Paul says far more about the Christian community, and about the structure and government of the local church, in his letters. He says little about how people outside the church should behave or should live in their communities. The Apostle’s instructions to Christian men and women in different contexts (families and churches) do not necessarily apply to those outside the family of believers. Also, Paul says nothing about the structure of government outside the church. Paul was not a political activist.

Much of Paul’s vision for the early church is anathema to non-believers, and even some believers, today. Some of it, such people argue, was specific to that place and does not apply in the 21st century. These arguments are beyond the scope of this article. They are also beside the point.

Conclusion

Napoleon believed that glory was fleeting, but obscurity was forever. He lived his life, killing hundreds of thousands of people and destroying nations to gain earthly, mortal glory. The Emperor of France spent his years doing what logically followed his beliefs. If we believe as Napoleon as a society and as a church, we will live like Napoleon.

Paul knew that while mortal glory is fleeting, immortal glory lasts forever. He lived his life not to be in some history book, but to be raised from death with Christ (Philippians 3:8-10). Paul killed no one and destroyed nothing. After coming to know Christ, he gave each moment of his earthly sojourn so that everyone might know Him.  If we believe like Paul as a society, and especially as a church, we will live like Paul.

Do We Hate Our Bodies?

The other day I read an article written by a hospice chaplain from South Carolina entitled “What the dying really regret.” The author interviewed an elderly woman who was dying of cancer, who said:

“I know I’m supposed to hate my body…Everyone told me — my family, my school, my church. When I got older, magazines and salesgirls and boyfriends (told me), even if they didn’t say so out loud. The world’s been telling me for 75 years that my body is bad. First for being female, then for being fat and then for being sick…But the one thing I never did understand is, why does everyone else want me to hate my body? What does it matter to them?” Kerry Egan, CNN, 17 Oct 2014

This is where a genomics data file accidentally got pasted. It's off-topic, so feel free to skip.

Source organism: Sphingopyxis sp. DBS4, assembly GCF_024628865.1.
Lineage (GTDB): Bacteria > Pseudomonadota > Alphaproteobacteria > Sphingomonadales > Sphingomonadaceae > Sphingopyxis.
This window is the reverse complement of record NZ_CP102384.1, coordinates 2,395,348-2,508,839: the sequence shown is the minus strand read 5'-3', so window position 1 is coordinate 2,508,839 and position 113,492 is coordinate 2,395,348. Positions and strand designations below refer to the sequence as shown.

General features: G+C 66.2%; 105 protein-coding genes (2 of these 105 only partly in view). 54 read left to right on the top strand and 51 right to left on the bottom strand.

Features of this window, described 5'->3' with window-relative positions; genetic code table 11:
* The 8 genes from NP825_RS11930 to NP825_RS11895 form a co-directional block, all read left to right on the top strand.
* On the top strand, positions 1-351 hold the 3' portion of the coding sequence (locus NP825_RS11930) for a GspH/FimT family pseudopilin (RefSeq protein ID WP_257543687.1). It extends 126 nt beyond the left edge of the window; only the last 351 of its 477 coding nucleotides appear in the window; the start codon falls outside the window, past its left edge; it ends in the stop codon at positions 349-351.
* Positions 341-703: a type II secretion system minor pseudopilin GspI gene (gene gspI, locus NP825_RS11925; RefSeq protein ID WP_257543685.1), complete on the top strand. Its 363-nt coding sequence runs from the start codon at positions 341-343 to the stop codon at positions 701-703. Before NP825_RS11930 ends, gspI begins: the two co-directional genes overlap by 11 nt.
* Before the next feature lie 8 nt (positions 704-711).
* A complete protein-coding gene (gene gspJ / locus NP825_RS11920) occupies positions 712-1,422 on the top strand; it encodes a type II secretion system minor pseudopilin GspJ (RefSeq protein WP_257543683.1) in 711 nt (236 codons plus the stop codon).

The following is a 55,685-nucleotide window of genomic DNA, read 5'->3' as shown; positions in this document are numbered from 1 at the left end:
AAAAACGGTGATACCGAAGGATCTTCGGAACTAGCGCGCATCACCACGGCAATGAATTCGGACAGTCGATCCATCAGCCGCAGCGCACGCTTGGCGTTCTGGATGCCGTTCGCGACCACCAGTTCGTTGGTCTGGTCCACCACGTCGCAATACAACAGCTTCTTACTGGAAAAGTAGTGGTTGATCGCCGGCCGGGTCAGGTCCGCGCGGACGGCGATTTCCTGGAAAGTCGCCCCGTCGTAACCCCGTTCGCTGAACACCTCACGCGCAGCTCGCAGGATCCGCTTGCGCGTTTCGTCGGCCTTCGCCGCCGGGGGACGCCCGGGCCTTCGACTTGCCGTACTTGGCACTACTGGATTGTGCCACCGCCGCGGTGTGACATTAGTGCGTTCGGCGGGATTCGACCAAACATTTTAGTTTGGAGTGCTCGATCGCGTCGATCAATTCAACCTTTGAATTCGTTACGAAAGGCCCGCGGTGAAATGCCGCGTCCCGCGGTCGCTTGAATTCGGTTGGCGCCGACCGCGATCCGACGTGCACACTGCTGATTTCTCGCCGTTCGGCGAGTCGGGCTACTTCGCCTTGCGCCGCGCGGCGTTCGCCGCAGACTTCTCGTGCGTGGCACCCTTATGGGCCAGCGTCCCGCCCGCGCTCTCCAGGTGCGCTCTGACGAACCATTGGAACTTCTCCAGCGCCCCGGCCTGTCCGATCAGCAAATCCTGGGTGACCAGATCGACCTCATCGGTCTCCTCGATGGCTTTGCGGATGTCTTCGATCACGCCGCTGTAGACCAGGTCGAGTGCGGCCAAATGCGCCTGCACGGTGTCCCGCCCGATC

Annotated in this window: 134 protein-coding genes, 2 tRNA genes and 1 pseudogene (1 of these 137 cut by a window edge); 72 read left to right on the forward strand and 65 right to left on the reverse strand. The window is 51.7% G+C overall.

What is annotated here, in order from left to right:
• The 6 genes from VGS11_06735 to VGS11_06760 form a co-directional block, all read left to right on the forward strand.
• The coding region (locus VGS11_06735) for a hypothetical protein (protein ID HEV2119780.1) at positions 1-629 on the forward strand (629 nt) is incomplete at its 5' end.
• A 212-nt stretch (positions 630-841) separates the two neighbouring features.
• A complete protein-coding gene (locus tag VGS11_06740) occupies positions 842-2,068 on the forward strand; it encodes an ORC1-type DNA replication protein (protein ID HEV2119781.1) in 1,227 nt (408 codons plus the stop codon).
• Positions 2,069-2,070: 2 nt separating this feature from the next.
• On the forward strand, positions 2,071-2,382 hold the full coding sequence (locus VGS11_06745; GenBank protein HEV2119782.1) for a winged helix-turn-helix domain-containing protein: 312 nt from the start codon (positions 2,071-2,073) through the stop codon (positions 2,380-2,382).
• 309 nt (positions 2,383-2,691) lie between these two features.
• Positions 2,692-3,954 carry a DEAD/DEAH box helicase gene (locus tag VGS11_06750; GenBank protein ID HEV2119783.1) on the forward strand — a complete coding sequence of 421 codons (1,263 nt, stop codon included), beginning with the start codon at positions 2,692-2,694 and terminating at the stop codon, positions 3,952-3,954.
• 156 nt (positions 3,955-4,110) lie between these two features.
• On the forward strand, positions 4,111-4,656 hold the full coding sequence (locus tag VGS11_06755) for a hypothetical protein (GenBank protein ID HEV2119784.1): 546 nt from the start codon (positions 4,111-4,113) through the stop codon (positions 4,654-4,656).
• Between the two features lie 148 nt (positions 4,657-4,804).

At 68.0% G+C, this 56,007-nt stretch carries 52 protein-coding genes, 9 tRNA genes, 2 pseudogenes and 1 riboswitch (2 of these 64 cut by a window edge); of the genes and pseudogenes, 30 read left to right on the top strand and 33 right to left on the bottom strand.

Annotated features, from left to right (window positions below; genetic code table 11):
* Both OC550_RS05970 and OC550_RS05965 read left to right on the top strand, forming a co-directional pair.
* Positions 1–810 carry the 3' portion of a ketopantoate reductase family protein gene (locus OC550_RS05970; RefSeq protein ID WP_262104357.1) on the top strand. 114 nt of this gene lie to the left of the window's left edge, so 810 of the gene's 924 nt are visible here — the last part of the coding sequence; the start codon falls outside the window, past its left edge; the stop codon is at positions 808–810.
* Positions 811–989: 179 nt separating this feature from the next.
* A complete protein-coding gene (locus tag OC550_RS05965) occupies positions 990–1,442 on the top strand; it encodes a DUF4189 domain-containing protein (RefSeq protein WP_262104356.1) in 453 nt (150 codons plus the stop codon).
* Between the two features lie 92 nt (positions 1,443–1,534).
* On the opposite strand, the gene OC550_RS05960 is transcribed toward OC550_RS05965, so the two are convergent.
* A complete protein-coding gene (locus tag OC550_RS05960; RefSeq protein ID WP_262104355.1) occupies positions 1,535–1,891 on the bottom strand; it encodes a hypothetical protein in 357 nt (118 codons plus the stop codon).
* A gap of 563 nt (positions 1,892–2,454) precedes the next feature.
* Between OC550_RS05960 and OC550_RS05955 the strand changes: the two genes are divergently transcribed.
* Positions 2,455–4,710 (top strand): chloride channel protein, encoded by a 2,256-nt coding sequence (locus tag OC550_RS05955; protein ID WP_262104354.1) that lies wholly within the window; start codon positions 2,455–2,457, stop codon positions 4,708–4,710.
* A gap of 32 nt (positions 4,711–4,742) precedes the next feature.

The author concluded that the dying regret losing their bodies, and that makes the fact that society teaches us to hate our bodies all the sadder. Bodies decay over time; my grandmother memorably said that she felt like an 18 year old girl in an 80 year old body, but they are still the only thing that connects us to the material world.

Do people hate their bodies? Sometimes, yes. As a sports medicine physician I take care of anorexic athletes, thus far all female, in their teens and twenties, who perceive themselves as fat though they are wasting away. As a family medicine physician I have treated obesity in thousands of patients, including counseling them on how not to hate themselves for their weight. As a preventive medicine physician I have dealt with the larger problem of populations, whole groups of people, abusing their bodies and living unhealthy lifestyles in part to compensate for self-dissatisfaction. As a Christian minister I have counseled people who struggled with terrible feelings of inferiority, in part because of the look of their bodies.

Are people taught by society to hate their bodies? Often, yes. Advertisers use all of the formidable tools of psychology and manipulation to convince people that they are inadequate so that those people will buy their product in the (ultimately vain) hope of becoming adequate. The messages are compelling;

  1. You won’t find love in the world because you teeth aren’t white enough, so buy this product.
  2. You can’t be happy because your hair is too gray so buy this product
  3. Your will never be healthy and will die young because your body is too fat so buy this product.
  4. Look at the phenomenally beautiful woman (who is a genetic rarity, eats nearly nothing, works out constantly, and has an army of people to help with her hair, makeup and clothes) in this picture (which has been airbrushed and edited to eliminate any flaw)! Why can’t you look like her?